As the ETF space continues to grow, cost is one way providers can differentiate themselves from the competition. One fund, the Xtrackers MSCI Emerging Markets ESG Leaders Equity ETF (EMSG) , gives investors emerging markets and environmental, social, and governance (ESG) exposure at a low 0.20% expense ratio.
That expense ratio comes in at 33 basis points below its competition. EMSG seeks investment results that correspond generally to the performance, before fees and expenses, of the MSCI Emerging Markets ESG Leaders Index.
The fund will invest at least 80% of its total assets (but typically far more) in component securities (including depositary receipts in respect of such securities) of the underlying index. EMSG has churned out a 30% gain within the past year:
A Chip On EMSG’s Shoulder
Part of the fund’s strong performance has to do with one of its top holdings. In fact, it constitutes a majority of the fund at a 12.4% weighting. Taiwan Semiconductor Manufacturing is up 120% within the last 12 months.
“It’s good to be king, particularly when other kingdoms are struggling,” a Wall Street Journal article said. “Taiwan Semiconductor Manufacturing Co., the world’s largest contract chip maker, is benefiting from a combination of surging demand, struggling competitors and top-notch technology. And it’s betting big on the future to keep that edge.”
“TSMC just logged another bumper quarter: Net profit for the three months ended in December rose 23% from a year earlier,” the article added. “That brought full-year profit to a record $17.6 billion, a 50% increase from 2019.”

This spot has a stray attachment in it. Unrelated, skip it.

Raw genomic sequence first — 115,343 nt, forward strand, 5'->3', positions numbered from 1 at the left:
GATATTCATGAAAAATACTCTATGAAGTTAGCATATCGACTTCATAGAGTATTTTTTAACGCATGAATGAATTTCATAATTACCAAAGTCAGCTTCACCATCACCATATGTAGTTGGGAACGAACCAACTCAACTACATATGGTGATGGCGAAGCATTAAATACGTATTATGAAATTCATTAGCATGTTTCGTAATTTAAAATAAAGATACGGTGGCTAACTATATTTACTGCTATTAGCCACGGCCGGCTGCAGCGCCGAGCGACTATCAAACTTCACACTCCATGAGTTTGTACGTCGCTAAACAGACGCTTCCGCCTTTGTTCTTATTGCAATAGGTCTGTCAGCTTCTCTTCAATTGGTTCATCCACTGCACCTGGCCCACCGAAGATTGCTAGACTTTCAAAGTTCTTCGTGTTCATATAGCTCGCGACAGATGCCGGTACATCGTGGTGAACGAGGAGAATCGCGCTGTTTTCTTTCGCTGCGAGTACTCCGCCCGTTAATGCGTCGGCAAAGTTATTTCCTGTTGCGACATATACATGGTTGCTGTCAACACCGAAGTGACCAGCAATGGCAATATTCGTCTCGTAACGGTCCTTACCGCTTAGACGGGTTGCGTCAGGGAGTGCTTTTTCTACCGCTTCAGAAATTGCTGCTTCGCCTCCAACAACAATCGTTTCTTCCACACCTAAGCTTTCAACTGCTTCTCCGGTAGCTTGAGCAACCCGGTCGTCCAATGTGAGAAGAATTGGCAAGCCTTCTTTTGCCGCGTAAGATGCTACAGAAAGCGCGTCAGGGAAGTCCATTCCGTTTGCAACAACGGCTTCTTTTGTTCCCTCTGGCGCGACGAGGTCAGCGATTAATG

Taiwan Semiconductor is outperforming the broader S&P 500 Semiconductors index by almost 80%.
“Strong demand has helped TSMC, which makes chips for companies like Apple and Nvidia,” the article said further. “Stay-at-home demand has led to a boom in personal computers and servers used in data centers. Also, 5G smartphones and base stations added to chip demand.”
Former U.S. President Donald Trump’s tough stance on China didn’t crimp demand for TSMC’s chips.
‘”TSMC has also sailed smoothly through the Trump administration’s ban on Huawei, previously an important customer,” the article added. “China only accounted for 6% of TSMC’s revenue last quarter, compared with 22% a year earlier. Orders from Apple and Taiwanese chip company MediaTek, which supplies many Chinese smartphone makers, probably helped to offset the blow.”
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